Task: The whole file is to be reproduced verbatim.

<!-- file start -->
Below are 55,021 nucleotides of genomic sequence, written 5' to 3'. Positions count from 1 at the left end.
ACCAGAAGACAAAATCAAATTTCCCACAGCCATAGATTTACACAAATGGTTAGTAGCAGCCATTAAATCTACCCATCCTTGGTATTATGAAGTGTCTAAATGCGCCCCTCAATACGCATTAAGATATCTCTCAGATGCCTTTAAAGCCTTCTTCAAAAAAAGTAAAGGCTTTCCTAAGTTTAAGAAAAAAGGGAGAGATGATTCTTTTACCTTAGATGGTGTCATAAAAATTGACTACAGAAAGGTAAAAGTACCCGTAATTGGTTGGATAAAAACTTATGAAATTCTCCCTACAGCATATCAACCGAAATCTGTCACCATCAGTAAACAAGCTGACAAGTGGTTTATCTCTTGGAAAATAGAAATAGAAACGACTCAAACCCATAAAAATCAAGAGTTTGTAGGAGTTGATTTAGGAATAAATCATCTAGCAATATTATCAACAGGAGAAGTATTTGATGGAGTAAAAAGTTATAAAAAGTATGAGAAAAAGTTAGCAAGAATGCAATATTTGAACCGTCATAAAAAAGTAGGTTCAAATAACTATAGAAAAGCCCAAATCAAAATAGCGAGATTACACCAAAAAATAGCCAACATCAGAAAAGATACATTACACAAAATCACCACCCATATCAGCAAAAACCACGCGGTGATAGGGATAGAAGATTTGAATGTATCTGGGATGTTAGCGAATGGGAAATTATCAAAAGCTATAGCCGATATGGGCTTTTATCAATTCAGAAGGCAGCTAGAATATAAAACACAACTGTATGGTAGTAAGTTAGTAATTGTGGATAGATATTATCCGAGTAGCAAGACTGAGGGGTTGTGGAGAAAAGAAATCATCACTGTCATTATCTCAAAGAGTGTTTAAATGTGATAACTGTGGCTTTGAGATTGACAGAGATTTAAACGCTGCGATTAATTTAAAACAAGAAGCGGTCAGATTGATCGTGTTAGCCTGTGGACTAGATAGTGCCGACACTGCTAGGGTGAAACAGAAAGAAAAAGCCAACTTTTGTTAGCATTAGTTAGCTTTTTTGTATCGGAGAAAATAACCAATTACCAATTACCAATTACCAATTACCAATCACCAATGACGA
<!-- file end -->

Below are 55,021 nucleotides of genomic sequence, written 5' to 3'. Positions count from 1 at the left end.
ACCAGAAGACAAAATCAAATTTCCCACAGCCATAGATTTACACAAATGGTTAGTAGCAGCCATTAAATCTACCCATCCTTGGTATTATGAAGTGTCTAAATGCGCCCCTCAATACGCATTAAGATATCTCTCAGATGCCTTTAAAGCCTTCTTCAAAAAAAGTAAAGGCTTTCCTAAGTTTAAGAAAAAAGGGAGAGATGATTCTTTTACCTTAGATGGTGTCATAAAAATTGACTACAGAAAGGTAAAAGTACCCGTAATTGGTTGGATAAAAACTTATGAAATTCTCCCTACAGCATATCAACCGAAATCTGTCACCATCAGTAAACAAGCTGACAAGTGGTTTATCTCTTGGAAAATAGAAATAGAAACGACTCAAACCCATAAAAATCAAGAGTTTGTAGGAGTTGATTTAGGAATAAATCATCTAGCAATATTATCAACAGGAGAAGTATTTGATGGAGTAAAAAGTTATAAAAAGTATGAGAAAAAGTTAGCAAGAATGCAATATTTGAACCGTCATAAAAAAGTAGGTTCAAATAACTATAGAAAAGCCCAAATCAAAATAGCGAGATTACACCAAAAAATAGCCAACATCAGAAAAGATACATTACACAAAATCACCACCCATATCAGCAAAAACCACGCGGTGATAGGGATAGAAGATTTGAATGTATCTGGGATGTTAGCGAATGGGAAATTATCAAAAGCTATAGCCGATATGGGCTTTTATCAATTCAGAAGGCAGCTAGAATATAAAACACAACTGTATGGTAGTAAGTTAGTAATTGTGGATAGATATTATCCGAGTAGCAAGACTGAGGGGTTGTGGAGAAAAGAAATCATCACTGTCATTATCTCAAAGAGTGTTTAAATGTGATAACTGTGGCTTTGAGATTGACAGAGATTTAAACGCTGCGATTAATTTAAAACAAGAAGCGGTCAGATTGATCGTGTTAGCCTGTGGACTAGATAGTGCCGACACTGCTAGGGTGAAACAGAAAGAAAAAGCCAACTTTTGTTAGCATTAGTTAGCTTTTTTGTATCGGAGAAAATAACCAATTACCAATTACCAATTACCAATTACCAATCACCAATGACGA